Associate Professor Miriam Gani

Associate Professor and Head of School
BA (Hons) (ANU); LLB (Hons) (ANU); Grad Dip in Education (CCAE); Grad Dip in Sec Studies (CCAE); GDLP (ANU); Barrister and Solicitor (ACT Supreme Court); Senior Fellow of the Higher Education Academy (SFHEA)
+61 2 6125 8351
Room 115

home icon ANU College of Law, Bld 5, Fellows Rd, Acton ACT 2601

mail icon ANU College of Law, 5 Fellows Rd, Acton ACT 2601

 

Research Theme

Biography

Miriam Gani is a criminal law scholar who has been a member of the ANU College of Law since 2000.

Miriam’s major research interest is in the field of federal criminal law. Her work in this area encompasses the analysis of issues relating to the justification and process of codification of the criminal law in the Commonwealth jurisdiction as well as the particular challenges of interpreting and applying codified legal principles in a previously common law criminal law jurisdiction. In addition, she has particular expertise in the creation, interpretation and operation of substantive offences at federal criminal law, most notably cybercrime and terrorism offences.

She is recognised as a leading scholar in the area of federal criminal law and is currently one of thirteen legal experts serving on the Advisory Committee of the Australian Law Reform Commission for its inquiry into encroachments by Commonwealth laws on traditional rights and freedoms (the “Freedoms Inquiry”). Her work on a range of encroachments actually and potentially effected by terrorism offences under domestic criminal law continues to inform the work of the ALRC in this inquiry.

Appointments

Head of School (from September 2014) Assistant Head of School (July 2013-September 2014) Sub-Dean (LLB and JD) (July 2010-July 2012)

Significant research publications

  • Simon Bronitt, Miriam Gani and Saskia Hufnagel (eds) Shooting to Kill:  Socio-Legal Perspectives on the Use of Lethal Force, Hart Publishing, Oxford  (2012).
  • Miriam Gani and Penelope Mathew (eds), Fresh Perspectives on the “War on Terror”, ANU EPress, Canberra (2008)
  • Miriam Gani, "Codifying the Criminal Law:  Implications for Interpretation” (2005) 29 Crim LJ 264-280.

Recent news

21
Feb
2017
Phillipa Weeks Scholarship morning tea
ANU College of Law has held the inaugural Phillipa Weeks Scholarship morning tea to invite scholarship recipients and the family of the much loved ANU Law professor to celebrate her passion for education and mentorship.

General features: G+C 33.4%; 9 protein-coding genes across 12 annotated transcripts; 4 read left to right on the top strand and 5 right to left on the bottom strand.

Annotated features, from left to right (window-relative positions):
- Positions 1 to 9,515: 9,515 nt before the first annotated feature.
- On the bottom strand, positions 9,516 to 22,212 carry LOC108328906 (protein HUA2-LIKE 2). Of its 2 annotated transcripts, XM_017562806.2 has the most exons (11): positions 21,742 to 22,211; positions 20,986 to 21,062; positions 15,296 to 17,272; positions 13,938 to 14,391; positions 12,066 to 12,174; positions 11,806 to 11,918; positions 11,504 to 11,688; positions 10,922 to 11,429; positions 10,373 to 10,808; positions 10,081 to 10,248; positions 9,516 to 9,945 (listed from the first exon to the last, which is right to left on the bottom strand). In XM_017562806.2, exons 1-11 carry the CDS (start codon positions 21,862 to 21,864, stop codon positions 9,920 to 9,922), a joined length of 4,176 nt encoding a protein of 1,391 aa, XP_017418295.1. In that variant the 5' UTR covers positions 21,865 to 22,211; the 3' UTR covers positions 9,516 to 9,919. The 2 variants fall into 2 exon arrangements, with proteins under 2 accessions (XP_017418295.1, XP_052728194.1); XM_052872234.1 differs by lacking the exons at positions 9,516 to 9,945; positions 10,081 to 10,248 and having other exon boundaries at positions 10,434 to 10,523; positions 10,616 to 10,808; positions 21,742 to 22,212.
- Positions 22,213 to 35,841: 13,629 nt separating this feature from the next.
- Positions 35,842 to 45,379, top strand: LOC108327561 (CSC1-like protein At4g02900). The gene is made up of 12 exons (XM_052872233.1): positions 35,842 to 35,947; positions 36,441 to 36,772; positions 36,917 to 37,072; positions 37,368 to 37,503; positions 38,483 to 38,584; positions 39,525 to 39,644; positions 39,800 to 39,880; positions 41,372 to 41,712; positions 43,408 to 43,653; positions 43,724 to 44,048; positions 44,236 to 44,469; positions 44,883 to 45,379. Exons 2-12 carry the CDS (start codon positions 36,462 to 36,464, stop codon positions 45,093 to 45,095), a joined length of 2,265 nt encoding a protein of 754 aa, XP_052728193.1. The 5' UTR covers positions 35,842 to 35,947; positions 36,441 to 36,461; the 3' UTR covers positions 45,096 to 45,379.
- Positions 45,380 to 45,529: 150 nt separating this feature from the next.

29
Oct
2014
Miriam Gani explores why now may not be the best time for the Australian parliament to consider new anti-terror legislation.
02
Apr
2014

Associate Professor Miriam Gani writes about corruption investigations in the Canberra Time

19
Dec
2012
ANU College of Law

Eight ANU College of Law staff members were awarded for their excellent contribution to teaching in 2012.

In the Media

Please note, only a small selection of recent publications and activities are listed below.

Research biography

Miriam Gani is a criminal law scholar who has been a member of the ANU College of Law since 2000.

Miriam’s major research interest is in the field of federal criminal law. Her work in this area encompasses the analysis of issues relating to the justification and process of codification of the criminal law in the Commonwealth jurisdiction as well as the particular challenges of interpreting and applying codified legal principles in a previously common law criminal law jurisdiction. In addition, she has particular expertise in the creation, interpretation and operation of substantive offences at federal criminal law, most notably cybercrime and terrorism offences.

She is recognised as a leading scholar in the area of federal criminal law and is currently one of thirteen legal experts serving on the Advisory Committee of the Australian Law Reform Commission for its inquiry into encroachments by Commonwealth laws on traditional rights and freedoms (the “Freedoms Inquiry”). Her work on a range of encroachments actually and potentially effected by terrorism offences under domestic criminal law continues to inform the work of the ALRC in this inquiry.